Detection methods have evolved over the years to include increasingly sophisticated technology. The SEC now utilizes advanced data analytics and machine learning algorithms that can sift through enormous volumes of trading data to identify patterns indicative of insider trading. These algorithms are designed to detect anomalies or irregularities in trading activities, thereby flagging transactions for further review. By harnessing the power of technology, regulatory bodies like the SEC have become more efficient and effective in identifying and curbing illegal trading activities.


Whistleblowers serve as an invaluable layer of detection in identifying and combating insider trading. These individuals, who often work within the organization where illegal activities are taking place, come forward to report misconduct to regulatory bodies like the SEC. Because they are on the inside, whistleblowers can provide detailed, firsthand information that is crucial for investigations. Various laws and regulations offer protections to whistleblowers, ensuring they are not subject to retaliation from their employers for reporting illegal activities. Their role is so crucial that some regulatory frameworks even offer financial incentives to encourage reporting of illicit insider trading.

Compliance and Ethics Within Corporations

A strong compliance and ethics program within a corporation is vital for preventing insider trading and maintaining the trust of investors and the general public. Companies often have dedicated compliance departments tasked with ensuring that all employees are aware of, and adhere to, federal laws regarding insider trading. This usually includes regular training sessions, internal audits, and continuous monitoring of trading activities. Compliance programs also often feature hotlines or other reporting mechanisms, allowing employees to anonymously report suspicious activities, thereby making it easier to catch and prevent illegal trading.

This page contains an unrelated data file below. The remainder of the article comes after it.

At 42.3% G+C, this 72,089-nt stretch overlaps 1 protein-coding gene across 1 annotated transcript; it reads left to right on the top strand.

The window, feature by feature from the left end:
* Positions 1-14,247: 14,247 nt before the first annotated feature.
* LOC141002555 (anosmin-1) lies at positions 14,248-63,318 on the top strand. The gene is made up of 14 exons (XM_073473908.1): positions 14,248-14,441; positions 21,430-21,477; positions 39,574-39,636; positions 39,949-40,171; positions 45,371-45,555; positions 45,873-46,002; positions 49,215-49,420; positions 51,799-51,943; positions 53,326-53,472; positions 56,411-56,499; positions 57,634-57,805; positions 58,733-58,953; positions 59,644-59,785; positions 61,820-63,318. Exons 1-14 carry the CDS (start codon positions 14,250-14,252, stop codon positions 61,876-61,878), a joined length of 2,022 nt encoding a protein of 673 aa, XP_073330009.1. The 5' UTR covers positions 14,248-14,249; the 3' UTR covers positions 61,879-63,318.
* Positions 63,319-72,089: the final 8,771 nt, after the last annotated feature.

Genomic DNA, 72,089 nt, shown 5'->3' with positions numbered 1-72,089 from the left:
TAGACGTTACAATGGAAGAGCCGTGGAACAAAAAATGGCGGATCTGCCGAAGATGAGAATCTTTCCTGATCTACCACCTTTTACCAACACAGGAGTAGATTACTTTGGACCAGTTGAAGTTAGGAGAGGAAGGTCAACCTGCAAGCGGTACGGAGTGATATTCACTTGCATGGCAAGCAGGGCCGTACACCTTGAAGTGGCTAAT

Beyond mere compliance with the law, fostering an ethical culture within the organization is essential. Senior management and executives can set the tone, emphasizing the importance of ethical conduct in all business dealings, including the management of inside information. When employees see that ethical behavior is a priority at the highest levels of their organization, they are more likely to act in kind. 

Questions About Insider Trading?

Understanding the complexities of insider trading is crucial for anyone engaged in the financial markets, whether you’re an executive, employee, or individual investor. Failure to adhere to the laws regulating insider trading can result in severe penalties, including hefty fines and imprisonment. If you have questions or concerns about insider trading, or if you find yourself facing accusations, don’t hesitate to reach out to Van Elswyk Law for guidance and representation.

About the Author
Brice Van Elswyk started his professional career as an investment banker in 1998. Over the next 14 years, Brice worked for several international investment banks, eventually specializing in structured products with complex tax, accounting, and regulatory capital constraints.While at the State Attorney’s Office, Brice prosecuted crimes ranging from misdemeanors such as DUI’s and domestic batteries, all the way to homicide, drug trafficking and sex crimes. Most recently, Brice was a specialty prosecutor focusing on capital sex crimes and crimes against children. Now, Brice combines his vast knowledge of finance, and his extensive experience as a trial attorney to serve clients in both criminal defense and civil matters.